I look at my altimeter watch. The temperature is a fridged 15 F. We have climbed a total of 1,500 ft. in 8.3 miles. I haven’t had a decent snack since we left the car at the trail head. My stomach is eating itself but at least it’s getting a warm meal. I look in my snack pouch and all I see is a box of raisins and an energy bar. Raisins… Energy bar…. not much to choose from…. maybe the energy bar. I start to pull the wrapper back and take a bite. I might as well eat a piece of limestone. There…I see it…the campsite. I scope out the spot and decide to camp there. I look over beside me and see an opening in the trees but nothing beyond it. I walk over to the boulder ledge and gaze out at the clouds that we have just climbed through. Its beautiful. Like a flat blanket of snow covering the valley, as if I could step off the boulder and walk on it. I think to my self, “What would make this moment complete?”, a hot cup coffee or tea or even better yet….a warm meal. I unzip my side pouch and place my hand on what turns the hard climb up the trail to a nice relaxing time by the fire…..My Stove.
To me, having a good stove when arriving at camp or making the meals for the trip can make everything feel better. Some people like to eat everything cold but a having a stove to cook a meal or heat liquids just makes you feel all warm and fuzzy inside. But having the right stove for the right occasion is very important.
If you are a UL’er (ultra light backpacker) then you would want a stove that is the lightest weight that you can get, efficient, small in size, good price and good quality. That’s the fun part of picking out a stove. Searching the web to find those qualites in a stove.
If you are a person that weight is not that much of a concern when carrying it in your pack, then you can go for the bigger stoves where you have to carry liquid fuel, butane or propane.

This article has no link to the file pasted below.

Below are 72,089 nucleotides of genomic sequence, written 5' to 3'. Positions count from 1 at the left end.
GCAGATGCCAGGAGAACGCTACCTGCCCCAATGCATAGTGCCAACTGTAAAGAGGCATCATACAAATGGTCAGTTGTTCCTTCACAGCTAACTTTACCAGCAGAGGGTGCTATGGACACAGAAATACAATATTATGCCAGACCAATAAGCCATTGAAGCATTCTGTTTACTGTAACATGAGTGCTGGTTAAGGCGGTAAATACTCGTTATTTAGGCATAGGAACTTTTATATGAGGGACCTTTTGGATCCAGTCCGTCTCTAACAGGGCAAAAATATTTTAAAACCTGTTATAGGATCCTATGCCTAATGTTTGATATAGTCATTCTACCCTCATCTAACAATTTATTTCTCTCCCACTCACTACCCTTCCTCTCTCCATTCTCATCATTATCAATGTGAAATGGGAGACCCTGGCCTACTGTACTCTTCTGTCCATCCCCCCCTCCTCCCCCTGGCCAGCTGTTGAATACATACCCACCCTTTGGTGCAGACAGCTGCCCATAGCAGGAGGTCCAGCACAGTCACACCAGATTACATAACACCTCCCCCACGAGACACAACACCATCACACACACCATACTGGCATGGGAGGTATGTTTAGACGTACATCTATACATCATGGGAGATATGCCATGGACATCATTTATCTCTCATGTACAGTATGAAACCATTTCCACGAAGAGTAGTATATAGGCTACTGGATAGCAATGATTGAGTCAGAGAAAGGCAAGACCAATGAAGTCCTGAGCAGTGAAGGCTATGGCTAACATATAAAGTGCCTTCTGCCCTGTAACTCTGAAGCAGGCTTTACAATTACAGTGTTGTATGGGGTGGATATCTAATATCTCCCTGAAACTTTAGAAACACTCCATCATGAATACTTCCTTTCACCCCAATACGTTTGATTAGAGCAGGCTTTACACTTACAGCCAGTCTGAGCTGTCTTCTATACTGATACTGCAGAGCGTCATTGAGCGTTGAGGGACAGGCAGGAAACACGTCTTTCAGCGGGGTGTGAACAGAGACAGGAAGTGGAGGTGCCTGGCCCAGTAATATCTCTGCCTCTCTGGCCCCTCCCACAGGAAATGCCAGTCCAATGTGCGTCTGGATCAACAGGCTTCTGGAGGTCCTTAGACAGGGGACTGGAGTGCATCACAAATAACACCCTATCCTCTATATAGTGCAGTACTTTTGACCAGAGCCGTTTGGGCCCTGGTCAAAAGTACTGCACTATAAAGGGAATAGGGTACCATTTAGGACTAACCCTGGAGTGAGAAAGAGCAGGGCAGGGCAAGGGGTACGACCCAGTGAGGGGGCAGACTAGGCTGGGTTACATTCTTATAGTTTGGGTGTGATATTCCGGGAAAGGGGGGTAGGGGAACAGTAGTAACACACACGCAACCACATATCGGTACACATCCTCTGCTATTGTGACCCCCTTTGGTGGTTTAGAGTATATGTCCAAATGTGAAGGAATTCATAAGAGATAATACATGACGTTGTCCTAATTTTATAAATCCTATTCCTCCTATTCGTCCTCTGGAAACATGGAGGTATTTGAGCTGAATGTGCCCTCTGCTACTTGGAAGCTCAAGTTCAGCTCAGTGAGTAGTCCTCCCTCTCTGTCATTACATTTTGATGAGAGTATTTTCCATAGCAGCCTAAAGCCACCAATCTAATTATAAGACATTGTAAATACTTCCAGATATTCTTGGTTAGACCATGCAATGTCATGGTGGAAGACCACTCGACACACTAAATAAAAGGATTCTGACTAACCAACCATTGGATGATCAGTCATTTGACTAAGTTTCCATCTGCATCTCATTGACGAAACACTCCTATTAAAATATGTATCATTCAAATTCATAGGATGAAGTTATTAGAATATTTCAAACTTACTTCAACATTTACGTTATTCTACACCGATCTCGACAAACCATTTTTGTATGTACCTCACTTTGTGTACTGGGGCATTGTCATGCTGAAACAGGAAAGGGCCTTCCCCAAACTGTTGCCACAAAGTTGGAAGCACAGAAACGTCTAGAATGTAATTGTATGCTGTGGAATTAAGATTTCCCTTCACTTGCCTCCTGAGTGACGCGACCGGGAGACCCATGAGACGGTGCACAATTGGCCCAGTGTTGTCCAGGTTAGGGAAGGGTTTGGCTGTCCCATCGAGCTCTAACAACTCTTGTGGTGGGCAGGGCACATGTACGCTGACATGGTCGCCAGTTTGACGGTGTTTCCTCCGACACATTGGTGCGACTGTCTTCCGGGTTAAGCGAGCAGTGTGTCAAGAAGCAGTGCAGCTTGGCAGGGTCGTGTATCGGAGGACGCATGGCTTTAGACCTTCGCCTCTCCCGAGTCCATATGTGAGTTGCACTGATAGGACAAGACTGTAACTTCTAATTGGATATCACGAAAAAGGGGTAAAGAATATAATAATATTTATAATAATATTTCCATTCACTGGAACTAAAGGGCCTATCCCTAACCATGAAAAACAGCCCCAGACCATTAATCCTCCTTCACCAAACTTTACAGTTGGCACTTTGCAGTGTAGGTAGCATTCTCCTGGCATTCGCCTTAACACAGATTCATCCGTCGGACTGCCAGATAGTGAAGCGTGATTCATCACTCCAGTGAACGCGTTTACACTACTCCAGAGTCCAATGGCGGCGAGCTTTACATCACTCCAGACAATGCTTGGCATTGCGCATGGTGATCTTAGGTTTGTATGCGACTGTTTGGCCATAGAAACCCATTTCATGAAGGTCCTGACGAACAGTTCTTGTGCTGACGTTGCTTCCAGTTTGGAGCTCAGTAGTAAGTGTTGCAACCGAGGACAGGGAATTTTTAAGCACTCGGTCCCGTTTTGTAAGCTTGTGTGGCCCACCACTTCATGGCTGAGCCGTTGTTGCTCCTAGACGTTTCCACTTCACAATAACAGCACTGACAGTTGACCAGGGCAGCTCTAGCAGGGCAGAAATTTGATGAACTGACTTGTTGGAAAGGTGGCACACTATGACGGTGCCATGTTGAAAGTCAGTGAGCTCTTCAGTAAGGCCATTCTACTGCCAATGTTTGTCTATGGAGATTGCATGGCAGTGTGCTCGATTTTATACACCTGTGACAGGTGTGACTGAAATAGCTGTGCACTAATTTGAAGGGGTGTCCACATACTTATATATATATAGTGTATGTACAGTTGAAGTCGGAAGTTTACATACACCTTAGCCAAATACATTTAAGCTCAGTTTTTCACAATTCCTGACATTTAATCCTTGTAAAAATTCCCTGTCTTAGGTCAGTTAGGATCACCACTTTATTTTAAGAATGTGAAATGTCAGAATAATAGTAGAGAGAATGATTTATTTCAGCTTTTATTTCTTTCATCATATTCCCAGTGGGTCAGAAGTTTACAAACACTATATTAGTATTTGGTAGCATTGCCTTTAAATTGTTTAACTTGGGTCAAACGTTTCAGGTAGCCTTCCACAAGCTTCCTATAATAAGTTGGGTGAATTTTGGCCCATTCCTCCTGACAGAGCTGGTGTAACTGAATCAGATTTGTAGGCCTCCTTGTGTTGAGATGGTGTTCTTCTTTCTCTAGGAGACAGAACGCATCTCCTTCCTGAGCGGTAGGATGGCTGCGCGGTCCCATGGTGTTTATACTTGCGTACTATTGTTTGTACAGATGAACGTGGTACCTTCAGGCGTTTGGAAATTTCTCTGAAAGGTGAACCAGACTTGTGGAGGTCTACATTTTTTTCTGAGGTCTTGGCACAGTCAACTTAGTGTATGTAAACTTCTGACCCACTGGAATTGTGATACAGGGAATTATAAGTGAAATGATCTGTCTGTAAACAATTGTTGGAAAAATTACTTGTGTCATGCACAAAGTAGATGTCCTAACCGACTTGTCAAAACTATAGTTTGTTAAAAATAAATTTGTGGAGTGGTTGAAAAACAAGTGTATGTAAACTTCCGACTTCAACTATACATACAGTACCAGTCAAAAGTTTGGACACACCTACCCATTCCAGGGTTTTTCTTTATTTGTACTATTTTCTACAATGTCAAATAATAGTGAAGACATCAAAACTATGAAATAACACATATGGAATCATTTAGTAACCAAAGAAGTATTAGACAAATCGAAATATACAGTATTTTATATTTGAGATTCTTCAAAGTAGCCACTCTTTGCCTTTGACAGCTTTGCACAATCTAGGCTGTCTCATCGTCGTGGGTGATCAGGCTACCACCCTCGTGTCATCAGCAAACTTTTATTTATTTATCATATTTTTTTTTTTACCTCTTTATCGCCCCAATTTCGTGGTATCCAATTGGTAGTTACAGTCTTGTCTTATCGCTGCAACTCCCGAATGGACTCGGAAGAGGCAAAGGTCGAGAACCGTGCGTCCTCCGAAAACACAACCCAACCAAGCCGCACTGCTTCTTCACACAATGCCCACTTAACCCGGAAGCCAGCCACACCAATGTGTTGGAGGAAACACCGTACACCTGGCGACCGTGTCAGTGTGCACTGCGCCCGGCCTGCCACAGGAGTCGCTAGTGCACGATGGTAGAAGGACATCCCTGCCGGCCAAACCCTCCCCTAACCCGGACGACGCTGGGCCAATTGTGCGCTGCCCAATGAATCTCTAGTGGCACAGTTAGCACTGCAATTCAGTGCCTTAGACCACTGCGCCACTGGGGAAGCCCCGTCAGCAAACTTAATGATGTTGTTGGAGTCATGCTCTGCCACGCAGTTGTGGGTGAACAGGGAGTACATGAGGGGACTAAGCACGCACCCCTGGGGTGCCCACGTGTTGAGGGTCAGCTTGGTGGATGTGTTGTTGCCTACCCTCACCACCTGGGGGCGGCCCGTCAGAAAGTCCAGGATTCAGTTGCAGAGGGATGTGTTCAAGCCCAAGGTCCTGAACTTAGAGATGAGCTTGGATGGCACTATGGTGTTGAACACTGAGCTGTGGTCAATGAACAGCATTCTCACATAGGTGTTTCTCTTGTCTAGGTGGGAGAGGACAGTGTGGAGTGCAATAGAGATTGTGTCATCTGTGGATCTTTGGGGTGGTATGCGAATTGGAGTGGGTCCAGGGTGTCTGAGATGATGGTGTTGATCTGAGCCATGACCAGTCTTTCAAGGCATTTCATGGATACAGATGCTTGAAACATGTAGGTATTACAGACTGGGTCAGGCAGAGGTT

Here are a couple of things to think about while you are searching for a stove to purchase:
* What will I be cooking? If you eat dehydrated meals most of the time where you are just boiling water then you would want something that boils water fairly quickly and efficiently. If you are a gourmet chef while you are in the back country, then you would want a stove the is also efficient but the boil times aren’t a big concern since you will mostly be simmering your meals and cooking more than just a “Pouch” meal.
* Weight and Fuel: Depending on what type of backpacker you are will determine how much weight you are willing to carry for our stove. Most UL’ers like to carry alcohol stoves or Esbit Tab stoves which the stove itself can be made from aluminum or titanium and be very small “Pepsi Can Stoves” is what I like to call them. But if for the backpacker that is not counting every single ounce there are bigger stoves that burn liquid fuel such as gasoline, kerosene, white gas and others from an aluminum fuel bottle. There is also “Canister” stoves that burn propane and butane from canisters. These are little bit heavier but more stable and burn at a higher temperature.
This will be a good start. Search the web and see what you come up with. Write down all the features of the stove so that you can compare them once you narrow your selection down. Remember to pick what will work best for you. More on different aspects of the Stove next week.